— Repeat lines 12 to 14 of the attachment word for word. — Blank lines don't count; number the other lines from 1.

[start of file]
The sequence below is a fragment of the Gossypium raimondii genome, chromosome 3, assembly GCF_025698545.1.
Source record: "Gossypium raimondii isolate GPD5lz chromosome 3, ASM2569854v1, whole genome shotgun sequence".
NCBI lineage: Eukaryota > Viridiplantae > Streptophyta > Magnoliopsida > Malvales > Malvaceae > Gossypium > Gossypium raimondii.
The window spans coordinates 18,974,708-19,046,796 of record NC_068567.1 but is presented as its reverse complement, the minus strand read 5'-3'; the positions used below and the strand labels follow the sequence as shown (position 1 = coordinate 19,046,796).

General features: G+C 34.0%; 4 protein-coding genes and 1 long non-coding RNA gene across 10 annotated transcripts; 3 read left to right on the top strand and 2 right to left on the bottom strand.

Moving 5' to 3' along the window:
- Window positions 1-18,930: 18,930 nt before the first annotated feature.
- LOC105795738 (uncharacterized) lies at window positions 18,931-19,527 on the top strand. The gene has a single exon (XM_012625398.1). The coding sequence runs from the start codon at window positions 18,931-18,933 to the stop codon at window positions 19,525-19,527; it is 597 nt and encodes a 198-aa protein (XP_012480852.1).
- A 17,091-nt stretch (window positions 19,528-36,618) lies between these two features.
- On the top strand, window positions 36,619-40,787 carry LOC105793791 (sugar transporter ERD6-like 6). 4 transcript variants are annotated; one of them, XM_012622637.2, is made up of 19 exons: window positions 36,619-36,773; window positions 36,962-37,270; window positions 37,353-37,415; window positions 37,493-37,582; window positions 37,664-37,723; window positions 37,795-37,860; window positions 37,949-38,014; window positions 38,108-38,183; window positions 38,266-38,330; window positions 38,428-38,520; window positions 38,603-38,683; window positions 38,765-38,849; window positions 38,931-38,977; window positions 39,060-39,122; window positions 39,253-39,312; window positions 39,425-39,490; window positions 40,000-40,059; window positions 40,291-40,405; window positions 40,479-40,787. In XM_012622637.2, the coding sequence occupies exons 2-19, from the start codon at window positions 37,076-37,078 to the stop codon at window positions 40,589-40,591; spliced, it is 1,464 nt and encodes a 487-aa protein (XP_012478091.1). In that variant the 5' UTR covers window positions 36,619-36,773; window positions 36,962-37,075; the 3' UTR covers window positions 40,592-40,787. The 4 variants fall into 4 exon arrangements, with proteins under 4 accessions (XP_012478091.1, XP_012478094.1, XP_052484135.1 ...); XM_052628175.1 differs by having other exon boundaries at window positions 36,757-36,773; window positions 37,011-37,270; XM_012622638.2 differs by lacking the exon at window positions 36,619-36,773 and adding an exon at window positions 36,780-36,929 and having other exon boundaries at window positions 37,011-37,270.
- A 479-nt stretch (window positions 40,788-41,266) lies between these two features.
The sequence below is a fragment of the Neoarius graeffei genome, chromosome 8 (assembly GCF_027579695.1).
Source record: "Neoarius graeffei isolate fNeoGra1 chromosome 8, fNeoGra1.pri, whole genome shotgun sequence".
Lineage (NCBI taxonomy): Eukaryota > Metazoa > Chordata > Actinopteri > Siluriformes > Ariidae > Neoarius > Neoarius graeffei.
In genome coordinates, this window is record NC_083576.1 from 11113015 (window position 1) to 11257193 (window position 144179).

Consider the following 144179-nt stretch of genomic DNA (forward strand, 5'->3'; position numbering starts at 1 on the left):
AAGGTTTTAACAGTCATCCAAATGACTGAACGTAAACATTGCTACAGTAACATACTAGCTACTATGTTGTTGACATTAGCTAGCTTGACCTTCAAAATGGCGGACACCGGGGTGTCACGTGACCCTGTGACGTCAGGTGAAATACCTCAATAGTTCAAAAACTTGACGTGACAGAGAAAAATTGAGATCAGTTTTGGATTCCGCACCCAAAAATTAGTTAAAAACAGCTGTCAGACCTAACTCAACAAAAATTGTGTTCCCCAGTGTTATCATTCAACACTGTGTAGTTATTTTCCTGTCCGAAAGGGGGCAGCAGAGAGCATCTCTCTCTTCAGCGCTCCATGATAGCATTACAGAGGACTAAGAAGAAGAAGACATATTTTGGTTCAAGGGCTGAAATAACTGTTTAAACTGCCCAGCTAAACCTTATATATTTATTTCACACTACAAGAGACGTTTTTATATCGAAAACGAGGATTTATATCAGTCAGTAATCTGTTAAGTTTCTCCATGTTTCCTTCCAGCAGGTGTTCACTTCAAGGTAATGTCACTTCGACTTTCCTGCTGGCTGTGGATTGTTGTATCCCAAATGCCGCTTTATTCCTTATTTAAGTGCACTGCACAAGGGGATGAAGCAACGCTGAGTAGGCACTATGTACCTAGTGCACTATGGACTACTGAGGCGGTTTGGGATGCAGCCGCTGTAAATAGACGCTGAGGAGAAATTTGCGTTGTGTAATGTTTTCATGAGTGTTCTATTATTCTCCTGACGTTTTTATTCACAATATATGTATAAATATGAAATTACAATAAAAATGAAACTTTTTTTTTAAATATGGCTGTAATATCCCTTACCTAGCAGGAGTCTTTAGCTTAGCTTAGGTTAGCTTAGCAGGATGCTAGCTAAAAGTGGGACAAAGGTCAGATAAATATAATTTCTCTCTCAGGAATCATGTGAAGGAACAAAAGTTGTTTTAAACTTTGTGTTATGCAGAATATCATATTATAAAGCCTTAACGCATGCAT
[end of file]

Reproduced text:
The sequence below is a fragment of the Neoarius graeffei genome, chromosome 8 (assembly GCF_027579695.1).
Source record: "Neoarius graeffei isolate fNeoGra1 chromosome 8, fNeoGra1.pri, whole genome shotgun sequence".
Lineage (NCBI taxonomy): Eukaryota > Metazoa > Chordata > Actinopteri > Siluriformes > Ariidae > Neoarius > Neoarius graeffei.